Since protests began this summer, Lequiueu has been called a racist and a white supremecist. Are these accusations true?

“They call me a racist, militant or a nationalist, I’m a white nationalist, supremacist or whatever. And I do love what Trump says about putting America first and instead of helping out all these other countries, and most of them, they don’t like us very much. Yeah, I’m all for putting Americans first over everybody else. We should, but somehow Antifa has just turned it into a racist thing. I mean, there’s nothing that Trump has ever said that was racist. I mean, he’s pardoned Blacks that were in prison for life over drug charges.”

And it’s true, Trump did pardon three African American women convicted of nonviolent offenses. He also pardoned one-time world heavyweight champion boxer Jack Johnson for a spurious and racially-motivated application of federal law in 1920.  

In 2018, Trump also pardoned Oregon ranchers Dwight Hammond and his son Steven Hammond for a fire that started on their ranch and spread to federal land. At the time of the pardon, Dwight Hammond had been in jail for more than three years. Steven Hammond had been imprisoned for four.

The Hammonds were found guilty of terrorist arson in 2012. A federal judge initially sentenced Dwight to three months in jail and Steven to one year in prison. Momentum for the takeover gained steam when an appeals court in 2015 reversed the original sentences and imposed a federal minimum five-year sentence for terrorist arson. Lequieu lived in Fallon, Nevada at the time and said he was recruited with misinformation.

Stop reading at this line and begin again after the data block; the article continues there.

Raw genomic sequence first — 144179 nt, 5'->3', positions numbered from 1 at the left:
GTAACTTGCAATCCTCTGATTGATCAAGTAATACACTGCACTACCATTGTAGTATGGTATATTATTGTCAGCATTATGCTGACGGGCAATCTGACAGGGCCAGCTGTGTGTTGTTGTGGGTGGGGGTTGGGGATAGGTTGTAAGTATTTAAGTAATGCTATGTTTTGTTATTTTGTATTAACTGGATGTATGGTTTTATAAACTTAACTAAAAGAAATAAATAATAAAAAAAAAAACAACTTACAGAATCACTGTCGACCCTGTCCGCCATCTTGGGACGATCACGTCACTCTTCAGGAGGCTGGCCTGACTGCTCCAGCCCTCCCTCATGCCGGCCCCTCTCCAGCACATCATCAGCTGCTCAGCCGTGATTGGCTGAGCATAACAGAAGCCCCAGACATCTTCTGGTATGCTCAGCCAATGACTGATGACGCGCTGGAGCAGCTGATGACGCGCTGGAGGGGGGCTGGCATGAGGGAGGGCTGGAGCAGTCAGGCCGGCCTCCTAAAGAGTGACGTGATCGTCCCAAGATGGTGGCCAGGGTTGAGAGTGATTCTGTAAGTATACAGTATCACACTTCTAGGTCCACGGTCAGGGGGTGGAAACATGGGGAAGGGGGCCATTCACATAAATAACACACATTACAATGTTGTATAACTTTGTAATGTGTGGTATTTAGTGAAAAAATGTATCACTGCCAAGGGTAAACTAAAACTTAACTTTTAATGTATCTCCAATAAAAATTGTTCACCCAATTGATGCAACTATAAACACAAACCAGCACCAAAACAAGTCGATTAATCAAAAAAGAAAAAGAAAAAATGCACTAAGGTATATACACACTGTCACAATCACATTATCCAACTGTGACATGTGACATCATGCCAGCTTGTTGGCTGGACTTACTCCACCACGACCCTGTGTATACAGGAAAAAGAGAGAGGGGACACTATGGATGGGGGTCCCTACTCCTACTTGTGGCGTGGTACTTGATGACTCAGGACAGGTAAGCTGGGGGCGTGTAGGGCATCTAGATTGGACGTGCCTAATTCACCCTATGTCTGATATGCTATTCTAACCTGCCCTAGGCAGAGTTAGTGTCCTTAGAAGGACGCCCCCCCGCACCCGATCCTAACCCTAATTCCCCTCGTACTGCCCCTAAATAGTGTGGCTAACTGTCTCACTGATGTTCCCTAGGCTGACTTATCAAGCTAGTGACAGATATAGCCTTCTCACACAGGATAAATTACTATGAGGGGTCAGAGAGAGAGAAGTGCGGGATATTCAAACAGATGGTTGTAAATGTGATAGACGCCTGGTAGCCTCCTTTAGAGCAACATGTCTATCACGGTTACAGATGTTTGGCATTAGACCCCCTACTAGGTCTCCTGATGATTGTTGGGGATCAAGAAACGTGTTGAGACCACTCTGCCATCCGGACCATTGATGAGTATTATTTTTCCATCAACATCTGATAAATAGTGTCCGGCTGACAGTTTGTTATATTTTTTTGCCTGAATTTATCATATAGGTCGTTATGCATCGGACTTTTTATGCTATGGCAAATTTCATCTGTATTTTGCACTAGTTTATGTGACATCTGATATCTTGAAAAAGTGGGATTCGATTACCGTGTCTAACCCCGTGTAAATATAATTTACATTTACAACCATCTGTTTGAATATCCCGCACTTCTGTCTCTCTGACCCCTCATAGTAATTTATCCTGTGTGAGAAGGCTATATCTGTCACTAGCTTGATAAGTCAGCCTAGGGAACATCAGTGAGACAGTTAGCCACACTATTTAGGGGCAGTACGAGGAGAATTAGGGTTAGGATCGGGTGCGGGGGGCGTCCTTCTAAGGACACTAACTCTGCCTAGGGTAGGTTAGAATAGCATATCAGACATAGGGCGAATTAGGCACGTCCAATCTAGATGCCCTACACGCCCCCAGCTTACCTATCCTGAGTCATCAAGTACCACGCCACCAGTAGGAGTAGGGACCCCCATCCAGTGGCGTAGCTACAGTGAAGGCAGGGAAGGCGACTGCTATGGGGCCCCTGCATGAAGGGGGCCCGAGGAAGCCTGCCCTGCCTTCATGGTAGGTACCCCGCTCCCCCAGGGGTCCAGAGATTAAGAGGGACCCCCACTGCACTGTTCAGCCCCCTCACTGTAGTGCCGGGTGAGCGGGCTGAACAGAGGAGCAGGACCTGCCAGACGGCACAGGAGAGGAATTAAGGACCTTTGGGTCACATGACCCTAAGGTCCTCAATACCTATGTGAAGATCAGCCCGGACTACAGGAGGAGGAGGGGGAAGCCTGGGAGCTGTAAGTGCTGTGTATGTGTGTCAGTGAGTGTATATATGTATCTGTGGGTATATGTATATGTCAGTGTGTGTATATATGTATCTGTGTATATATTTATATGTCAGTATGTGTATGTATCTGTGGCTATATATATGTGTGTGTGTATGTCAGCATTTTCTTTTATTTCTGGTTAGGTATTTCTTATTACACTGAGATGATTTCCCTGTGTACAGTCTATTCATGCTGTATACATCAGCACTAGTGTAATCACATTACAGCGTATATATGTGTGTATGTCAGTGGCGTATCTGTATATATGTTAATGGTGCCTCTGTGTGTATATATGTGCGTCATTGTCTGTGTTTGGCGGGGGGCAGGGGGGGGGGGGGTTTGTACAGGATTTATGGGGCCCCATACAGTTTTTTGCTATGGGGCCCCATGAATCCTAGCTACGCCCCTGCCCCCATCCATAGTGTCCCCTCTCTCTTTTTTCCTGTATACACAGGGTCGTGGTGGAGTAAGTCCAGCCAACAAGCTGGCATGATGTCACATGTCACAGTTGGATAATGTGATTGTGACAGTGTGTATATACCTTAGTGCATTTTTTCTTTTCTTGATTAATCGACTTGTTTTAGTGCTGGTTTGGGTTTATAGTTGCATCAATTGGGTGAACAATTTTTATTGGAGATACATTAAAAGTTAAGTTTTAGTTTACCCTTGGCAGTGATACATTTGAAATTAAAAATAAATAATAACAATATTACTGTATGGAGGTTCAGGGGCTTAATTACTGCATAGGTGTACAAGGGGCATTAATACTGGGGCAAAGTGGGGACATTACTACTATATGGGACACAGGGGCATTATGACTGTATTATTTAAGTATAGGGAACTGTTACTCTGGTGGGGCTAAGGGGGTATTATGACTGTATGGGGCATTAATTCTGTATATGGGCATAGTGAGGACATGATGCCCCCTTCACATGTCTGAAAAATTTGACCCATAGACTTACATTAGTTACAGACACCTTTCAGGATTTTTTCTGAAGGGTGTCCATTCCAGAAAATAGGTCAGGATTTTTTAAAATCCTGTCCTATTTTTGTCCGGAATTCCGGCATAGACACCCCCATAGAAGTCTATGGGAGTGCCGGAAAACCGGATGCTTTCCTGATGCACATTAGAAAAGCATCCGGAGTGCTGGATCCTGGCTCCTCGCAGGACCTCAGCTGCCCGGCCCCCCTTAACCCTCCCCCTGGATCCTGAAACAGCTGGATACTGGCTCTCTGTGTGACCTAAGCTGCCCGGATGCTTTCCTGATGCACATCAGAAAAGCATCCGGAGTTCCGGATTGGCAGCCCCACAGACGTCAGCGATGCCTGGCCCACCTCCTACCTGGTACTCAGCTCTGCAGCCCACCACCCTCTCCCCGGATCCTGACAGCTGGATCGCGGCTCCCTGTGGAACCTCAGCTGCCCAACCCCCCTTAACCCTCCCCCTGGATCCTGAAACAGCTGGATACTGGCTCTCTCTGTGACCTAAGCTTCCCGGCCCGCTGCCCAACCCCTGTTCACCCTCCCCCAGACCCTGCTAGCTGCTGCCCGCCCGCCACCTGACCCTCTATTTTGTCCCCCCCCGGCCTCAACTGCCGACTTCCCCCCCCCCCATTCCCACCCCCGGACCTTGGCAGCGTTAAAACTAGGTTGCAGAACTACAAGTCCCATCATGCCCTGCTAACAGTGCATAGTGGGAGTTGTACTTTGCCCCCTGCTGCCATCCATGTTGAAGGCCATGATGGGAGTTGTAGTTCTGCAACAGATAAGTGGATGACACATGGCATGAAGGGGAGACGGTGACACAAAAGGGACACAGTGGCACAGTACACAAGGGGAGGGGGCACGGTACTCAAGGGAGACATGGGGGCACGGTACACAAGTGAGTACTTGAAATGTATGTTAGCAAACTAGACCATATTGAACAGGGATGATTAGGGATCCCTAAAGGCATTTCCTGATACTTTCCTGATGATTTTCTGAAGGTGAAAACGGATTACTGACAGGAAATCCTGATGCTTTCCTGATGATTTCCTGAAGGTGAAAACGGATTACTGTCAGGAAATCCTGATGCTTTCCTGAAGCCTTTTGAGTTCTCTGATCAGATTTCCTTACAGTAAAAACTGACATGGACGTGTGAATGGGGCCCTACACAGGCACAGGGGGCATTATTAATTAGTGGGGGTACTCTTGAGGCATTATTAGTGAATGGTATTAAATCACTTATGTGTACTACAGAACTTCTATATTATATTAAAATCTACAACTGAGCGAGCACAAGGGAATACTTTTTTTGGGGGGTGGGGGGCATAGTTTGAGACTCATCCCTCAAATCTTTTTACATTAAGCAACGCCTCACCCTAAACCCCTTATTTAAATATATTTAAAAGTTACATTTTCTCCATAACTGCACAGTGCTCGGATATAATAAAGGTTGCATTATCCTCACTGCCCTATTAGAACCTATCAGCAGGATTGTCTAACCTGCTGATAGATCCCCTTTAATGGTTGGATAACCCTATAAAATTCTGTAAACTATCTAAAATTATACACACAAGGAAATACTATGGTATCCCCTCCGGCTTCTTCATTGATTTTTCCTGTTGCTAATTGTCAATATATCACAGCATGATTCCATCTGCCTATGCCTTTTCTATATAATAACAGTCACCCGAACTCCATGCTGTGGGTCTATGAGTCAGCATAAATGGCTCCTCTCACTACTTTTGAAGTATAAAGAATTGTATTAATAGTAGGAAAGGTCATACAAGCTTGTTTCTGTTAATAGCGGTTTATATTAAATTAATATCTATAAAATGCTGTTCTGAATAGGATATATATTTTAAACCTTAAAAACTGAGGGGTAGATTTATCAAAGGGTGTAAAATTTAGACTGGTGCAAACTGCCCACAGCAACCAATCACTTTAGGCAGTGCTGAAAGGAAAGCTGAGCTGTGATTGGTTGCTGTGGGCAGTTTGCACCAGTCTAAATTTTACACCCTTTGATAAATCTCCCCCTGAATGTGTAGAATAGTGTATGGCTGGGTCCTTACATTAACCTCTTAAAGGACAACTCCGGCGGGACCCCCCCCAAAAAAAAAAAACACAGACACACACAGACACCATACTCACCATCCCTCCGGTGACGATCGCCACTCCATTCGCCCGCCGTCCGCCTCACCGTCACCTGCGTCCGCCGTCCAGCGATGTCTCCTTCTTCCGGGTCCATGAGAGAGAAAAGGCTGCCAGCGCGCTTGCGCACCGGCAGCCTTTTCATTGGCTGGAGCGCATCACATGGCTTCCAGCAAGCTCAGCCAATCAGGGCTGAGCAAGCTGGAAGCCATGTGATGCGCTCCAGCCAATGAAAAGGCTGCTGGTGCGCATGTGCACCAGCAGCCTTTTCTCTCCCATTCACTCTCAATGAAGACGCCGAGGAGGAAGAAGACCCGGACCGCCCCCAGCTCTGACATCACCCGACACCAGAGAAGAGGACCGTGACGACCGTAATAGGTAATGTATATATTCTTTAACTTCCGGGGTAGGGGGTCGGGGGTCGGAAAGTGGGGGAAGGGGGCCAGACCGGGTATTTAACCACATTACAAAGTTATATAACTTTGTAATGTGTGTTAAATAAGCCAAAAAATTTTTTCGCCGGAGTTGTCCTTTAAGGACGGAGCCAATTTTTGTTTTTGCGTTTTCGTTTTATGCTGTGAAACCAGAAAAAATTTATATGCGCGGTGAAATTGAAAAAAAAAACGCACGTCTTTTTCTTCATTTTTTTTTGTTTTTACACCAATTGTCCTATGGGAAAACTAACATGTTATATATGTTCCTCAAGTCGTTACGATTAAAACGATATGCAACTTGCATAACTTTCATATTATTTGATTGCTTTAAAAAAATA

“I was basically lied to by one of the militia leaders to even come up there. What I was told was the FBI was threatening the Hammond family through various things doing you know, making these threats to him. And it all come out in the wash that was all fake and false to get people mad, riled up, to go do something. 

“However, what the federal government was doing to the Hammonds was was wrong, was illegal. Trump pardoned them in July of ‘18, Dwight and Steven Hammond. Basically, what had happened was a lighting fire started. The fire was headed to their house. They started a backfire to keep their own home from burning down and they got charged for terrorist arson. 

“Now one thing I am angry about this is why wasn’t that prosecutor charged for malicious prosecution? Because the charges didn’t even fit. And the reason why part of the reason why they got charged because the fire got one acre the wildlife refuge and it burnt up some dead grass, okay, pretty ridiculous stuff. 

“Basically, the Clinton, the Obama administration was trying to rub them out, wanted them gone, wanted their land. Hillary Clinton had signed the uranium one deal, and part of that was to let the Russians come in there and mine for uranium, which is a kind of an act of treason. I would think.”

Lequieu said that he learned later that the takeover was about much more than the Hammonds’ legal trouble. He said there was fear that President Barack Obama would “create a false flag” as an excuse for martial law and associated internment camps. They took over the wildlife sanctuary in an effort to start the second American Revolution.